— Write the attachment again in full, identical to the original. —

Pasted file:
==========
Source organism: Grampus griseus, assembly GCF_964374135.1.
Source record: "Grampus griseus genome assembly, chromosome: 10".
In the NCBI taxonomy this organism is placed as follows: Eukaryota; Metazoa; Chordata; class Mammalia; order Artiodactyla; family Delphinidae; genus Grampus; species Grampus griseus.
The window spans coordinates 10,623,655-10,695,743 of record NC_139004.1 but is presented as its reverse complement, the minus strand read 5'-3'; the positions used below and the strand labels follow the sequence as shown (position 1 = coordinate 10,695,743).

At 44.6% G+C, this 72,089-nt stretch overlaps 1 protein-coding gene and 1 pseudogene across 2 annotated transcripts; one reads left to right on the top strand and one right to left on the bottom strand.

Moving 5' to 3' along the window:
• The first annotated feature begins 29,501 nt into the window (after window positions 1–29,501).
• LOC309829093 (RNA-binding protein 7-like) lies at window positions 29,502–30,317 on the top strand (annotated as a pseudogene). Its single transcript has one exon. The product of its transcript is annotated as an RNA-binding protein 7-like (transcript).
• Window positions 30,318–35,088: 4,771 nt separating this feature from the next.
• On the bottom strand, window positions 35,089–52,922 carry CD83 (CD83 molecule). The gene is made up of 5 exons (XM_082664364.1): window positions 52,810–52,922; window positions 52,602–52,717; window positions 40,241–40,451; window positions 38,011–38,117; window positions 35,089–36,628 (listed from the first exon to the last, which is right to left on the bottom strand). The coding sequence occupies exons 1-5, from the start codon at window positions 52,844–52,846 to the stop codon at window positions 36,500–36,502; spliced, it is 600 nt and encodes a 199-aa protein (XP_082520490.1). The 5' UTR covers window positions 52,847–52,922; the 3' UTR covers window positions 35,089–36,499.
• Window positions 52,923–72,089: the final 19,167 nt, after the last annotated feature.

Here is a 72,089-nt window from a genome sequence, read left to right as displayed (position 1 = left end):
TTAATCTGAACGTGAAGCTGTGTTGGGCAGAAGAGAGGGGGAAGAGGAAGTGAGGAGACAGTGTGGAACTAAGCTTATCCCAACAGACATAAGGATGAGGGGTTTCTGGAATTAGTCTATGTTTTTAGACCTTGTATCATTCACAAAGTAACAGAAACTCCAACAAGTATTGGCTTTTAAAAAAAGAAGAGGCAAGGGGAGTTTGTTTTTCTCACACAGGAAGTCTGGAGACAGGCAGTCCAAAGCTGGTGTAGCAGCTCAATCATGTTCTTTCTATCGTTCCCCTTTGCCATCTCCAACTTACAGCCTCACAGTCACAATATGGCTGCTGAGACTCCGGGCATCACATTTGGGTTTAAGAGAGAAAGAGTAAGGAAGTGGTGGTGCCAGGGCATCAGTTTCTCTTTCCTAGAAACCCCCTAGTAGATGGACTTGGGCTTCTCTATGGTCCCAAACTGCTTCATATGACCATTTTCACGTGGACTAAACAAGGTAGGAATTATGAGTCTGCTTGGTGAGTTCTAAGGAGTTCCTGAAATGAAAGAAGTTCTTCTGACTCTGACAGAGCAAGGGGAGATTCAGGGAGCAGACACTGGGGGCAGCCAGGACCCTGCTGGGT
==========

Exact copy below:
Source organism: Grampus griseus, assembly GCF_964374135.1.
Source record: "Grampus griseus genome assembly, chromosome: 10".
In the NCBI taxonomy this organism is placed as follows: Eukaryota; Metazoa; Chordata; class Mammalia; order Artiodactyla; family Delphinidae; genus Grampus; species Grampus griseus.
The window spans coordinates 10,623,655-10,695,743 of record NC_139004.1 but is presented as its reverse complement, the minus strand read 5'-3'; the positions used below and the strand labels follow the sequence as shown (position 1 = coordinate 10,695,743).

At 44.6% G+C, this 72,089-nt stretch overlaps 1 protein-coding gene and 1 pseudogene across 2 annotated transcripts; one reads left to right on the top strand and one right to left on the bottom strand.

Moving 5' to 3' along the window:
• The first annotated feature begins 29,501 nt into the window (after window positions 1–29,501).
• LOC309829093 (RNA-binding protein 7-like) lies at window positions 29,502–30,317 on the top strand (annotated as a pseudogene). Its single transcript has one exon. The product of its transcript is annotated as an RNA-binding protein 7-like (transcript).
• Window positions 30,318–35,088: 4,771 nt separating this feature from the next.
• On the bottom strand, window positions 35,089–52,922 carry CD83 (CD83 molecule). The gene is made up of 5 exons (XM_082664364.1): window positions 52,810–52,922; window positions 52,602–52,717; window positions 40,241–40,451; window positions 38,011–38,117; window positions 35,089–36,628 (listed from the first exon to the last, which is right to left on the bottom strand). The coding sequence occupies exons 1-5, from the start codon at window positions 52,844–52,846 to the stop codon at window positions 36,500–36,502; spliced, it is 600 nt and encodes a 199-aa protein (XP_082520490.1). The 5' UTR covers window positions 52,847–52,922; the 3' UTR covers window positions 35,089–36,499.
• Window positions 52,923–72,089: the final 19,167 nt, after the last annotated feature.

Here is a 72,089-nt window from a genome sequence, read left to right as displayed (position 1 = left end):
TTAATCTGAACGTGAAGCTGTGTTGGGCAGAAGAGAGGGGGAAGAGGAAGTGAGGAGACAGTGTGGAACTAAGCTTATCCCAACAGACATAAGGATGAGGGGTTTCTGGAATTAGTCTATGTTTTTAGACCTTGTATCATTCACAAAGTAACAGAAACTCCAACAAGTATTGGCTTTTAAAAAAAGAAGAGGCAAGGGGAGTTTGTTTTTCTCACACAGGAAGTCTGGAGACAGGCAGTCCAAAGCTGGTGTAGCAGCTCAATCATGTTCTTTCTATCGTTCCCCTTTGCCATCTCCAACTTACAGCCTCACAGTCACAATATGGCTGCTGAGACTCCGGGCATCACATTTGGGTTTAAGAGAGAAAGAGTAAGGAAGTGGTGGTGCCAGGGCATCAGTTTCTCTTTCCTAGAAACCCCCTAGTAGATGGACTTGGGCTTCTCTATGGTCCCAAACTGCTTCATATGACCATTTTCACGTGGACTAAACAAGGTAGGAATTATGAGTCTGCTTGGTGAGTTCTAAGGAGTTCCTGAAATGAAAGAAGTTCTTCTGACTCTGACAGAGCAAGGGGAGATTCAGGGAGCAGACACTGGGGGCAGCCAGGACCCTGCTGGGT